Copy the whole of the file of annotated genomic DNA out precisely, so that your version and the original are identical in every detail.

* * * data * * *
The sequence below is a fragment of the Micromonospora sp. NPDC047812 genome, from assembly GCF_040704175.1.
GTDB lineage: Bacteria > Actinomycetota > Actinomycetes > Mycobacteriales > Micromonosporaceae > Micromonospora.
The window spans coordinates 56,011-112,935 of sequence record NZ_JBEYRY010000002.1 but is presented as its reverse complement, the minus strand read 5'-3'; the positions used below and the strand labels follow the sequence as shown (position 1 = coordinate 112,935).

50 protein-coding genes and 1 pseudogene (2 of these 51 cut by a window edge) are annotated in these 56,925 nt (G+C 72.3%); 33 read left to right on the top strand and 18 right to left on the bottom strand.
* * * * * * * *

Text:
The sequence below is a fragment of the Micromonospora sp. NPDC047812 genome, from assembly GCF_040704175.1.
GTDB lineage: Bacteria > Actinomycetota > Actinomycetes > Mycobacteriales > Micromonosporaceae > Micromonospora.
The window spans coordinates 56,011-112,935 of sequence record NZ_JBEYRY010000002.1 but is presented as its reverse complement, the minus strand read 5'-3'; the positions used below and the strand labels follow the sequence as shown (position 1 = coordinate 112,935).

50 protein-coding genes and 1 pseudogene (2 of these 51 cut by a window edge) are annotated in these 56,925 nt (G+C 72.3%); 33 read left to right on the top strand and 18 right to left on the bottom strand.